Getting a job of course is meritorious, but the problem is that colleges have radically shifted their courses to a business and vocational model, especially since the financial crisis of 2008. Again this is not a bad thing per se’ but where it has become a problem is that colleges and universities are no longer places that inspire, but have become vocational technical schools. Again this is not a problem, but the overwhelming trend is that these colleges are competing with each other, and with tuition being so out-of-reach for average Americans, colleges are forced to give students job skills and have increasingly no time or resources for fostering creativity, critical thinking, writing skills etc., that is: the basic skills to be an informed citizen. In short, colleges and universities are literally training a public to not acquire the essential skills to become a fully developed human beings equally unable to engage in reproducing a free and open democratic society. The graduate may have job skills, but they are neither able to create their own jobs nor their own future. And they are increasingly unable to work with social diversity and no longer have the skills for creating solutions to the fundamental problems that confront us today such as an impending ecological disaster (food, water and energy shortages), new forms of poverty in the first not to mention the second and third worlds, skyrocketing unemployment, new forms of apartheid, persistent gender inequality, and new dictatorships forming around the world at an alarming rate including the unchecked power of multinational corporations. This with the growing disparity between the rich and the middle, working, and poor class in America can only spell one thing: doom.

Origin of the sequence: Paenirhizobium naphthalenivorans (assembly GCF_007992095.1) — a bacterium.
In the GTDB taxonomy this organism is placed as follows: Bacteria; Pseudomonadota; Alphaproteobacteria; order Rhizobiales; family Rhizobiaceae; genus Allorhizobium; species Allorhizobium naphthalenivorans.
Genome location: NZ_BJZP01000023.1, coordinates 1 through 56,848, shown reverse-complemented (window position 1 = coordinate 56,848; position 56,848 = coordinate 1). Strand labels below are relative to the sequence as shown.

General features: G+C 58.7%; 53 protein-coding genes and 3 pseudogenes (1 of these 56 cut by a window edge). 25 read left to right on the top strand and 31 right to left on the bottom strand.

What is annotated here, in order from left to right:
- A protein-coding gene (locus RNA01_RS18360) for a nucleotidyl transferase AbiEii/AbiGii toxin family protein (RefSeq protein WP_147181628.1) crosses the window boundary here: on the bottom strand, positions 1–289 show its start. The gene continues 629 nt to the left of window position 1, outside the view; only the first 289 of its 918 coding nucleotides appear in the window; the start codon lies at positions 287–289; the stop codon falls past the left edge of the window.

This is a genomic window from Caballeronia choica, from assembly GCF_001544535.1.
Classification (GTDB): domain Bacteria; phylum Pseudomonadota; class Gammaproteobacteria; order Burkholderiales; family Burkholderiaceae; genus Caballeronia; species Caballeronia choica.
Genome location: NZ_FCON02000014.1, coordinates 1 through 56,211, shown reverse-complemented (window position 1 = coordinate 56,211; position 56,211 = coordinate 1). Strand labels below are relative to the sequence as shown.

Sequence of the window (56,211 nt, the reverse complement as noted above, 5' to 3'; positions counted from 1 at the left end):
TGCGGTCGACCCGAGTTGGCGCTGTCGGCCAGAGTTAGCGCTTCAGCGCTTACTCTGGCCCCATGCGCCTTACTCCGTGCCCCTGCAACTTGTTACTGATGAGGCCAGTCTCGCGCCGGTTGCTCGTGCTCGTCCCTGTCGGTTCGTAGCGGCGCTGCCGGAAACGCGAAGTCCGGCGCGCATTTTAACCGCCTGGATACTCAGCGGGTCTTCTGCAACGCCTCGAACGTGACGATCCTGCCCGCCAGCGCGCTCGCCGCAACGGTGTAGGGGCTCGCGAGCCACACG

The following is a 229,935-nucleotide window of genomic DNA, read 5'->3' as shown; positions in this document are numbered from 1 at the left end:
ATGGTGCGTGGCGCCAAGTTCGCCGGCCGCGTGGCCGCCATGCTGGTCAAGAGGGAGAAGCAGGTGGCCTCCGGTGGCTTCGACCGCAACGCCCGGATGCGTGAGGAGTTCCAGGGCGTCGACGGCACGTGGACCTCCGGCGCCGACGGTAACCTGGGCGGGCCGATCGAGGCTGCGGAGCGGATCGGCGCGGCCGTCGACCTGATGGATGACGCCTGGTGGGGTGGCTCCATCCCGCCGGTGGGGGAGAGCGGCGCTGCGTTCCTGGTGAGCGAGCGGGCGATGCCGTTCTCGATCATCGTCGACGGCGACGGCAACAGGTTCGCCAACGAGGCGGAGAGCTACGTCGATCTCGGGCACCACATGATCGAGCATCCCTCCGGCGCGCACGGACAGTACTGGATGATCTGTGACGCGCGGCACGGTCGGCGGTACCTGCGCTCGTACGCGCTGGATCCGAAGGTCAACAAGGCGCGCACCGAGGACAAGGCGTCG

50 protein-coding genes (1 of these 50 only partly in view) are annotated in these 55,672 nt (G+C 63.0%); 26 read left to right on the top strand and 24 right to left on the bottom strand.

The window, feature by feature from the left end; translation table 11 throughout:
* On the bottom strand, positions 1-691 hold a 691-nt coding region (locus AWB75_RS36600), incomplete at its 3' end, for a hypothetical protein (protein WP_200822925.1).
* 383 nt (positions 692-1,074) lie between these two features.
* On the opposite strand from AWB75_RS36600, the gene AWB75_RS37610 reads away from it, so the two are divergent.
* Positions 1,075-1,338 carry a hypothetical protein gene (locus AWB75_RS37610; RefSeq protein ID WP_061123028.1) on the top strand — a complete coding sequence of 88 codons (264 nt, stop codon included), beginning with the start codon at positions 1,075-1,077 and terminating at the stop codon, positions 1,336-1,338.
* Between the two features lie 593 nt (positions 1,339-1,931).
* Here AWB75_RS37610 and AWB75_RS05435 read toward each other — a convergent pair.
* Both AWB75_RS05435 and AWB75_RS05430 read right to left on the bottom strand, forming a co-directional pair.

Stop to think about this: if the very means of making one’s life better via education is compromised by undermining the educational sector (i.e., by only training students to become good workers without giving them a means of empowerment and inspiration) then what you end up with is a very dangerous trend that further compromises democracy, free speech, justice, not to mention foreclosing giving students the resources for creating new healthier and peaceful ways of living. The upshot is that nearly all forms of education happening in America is so uncreative, so servile and because it has lost it’s imagination and vision it has fallen prey to the fear and enslavement of the existing job market (that can’t even employ nearly half of college graduates anyway). The upshot here being, something different needs to happen.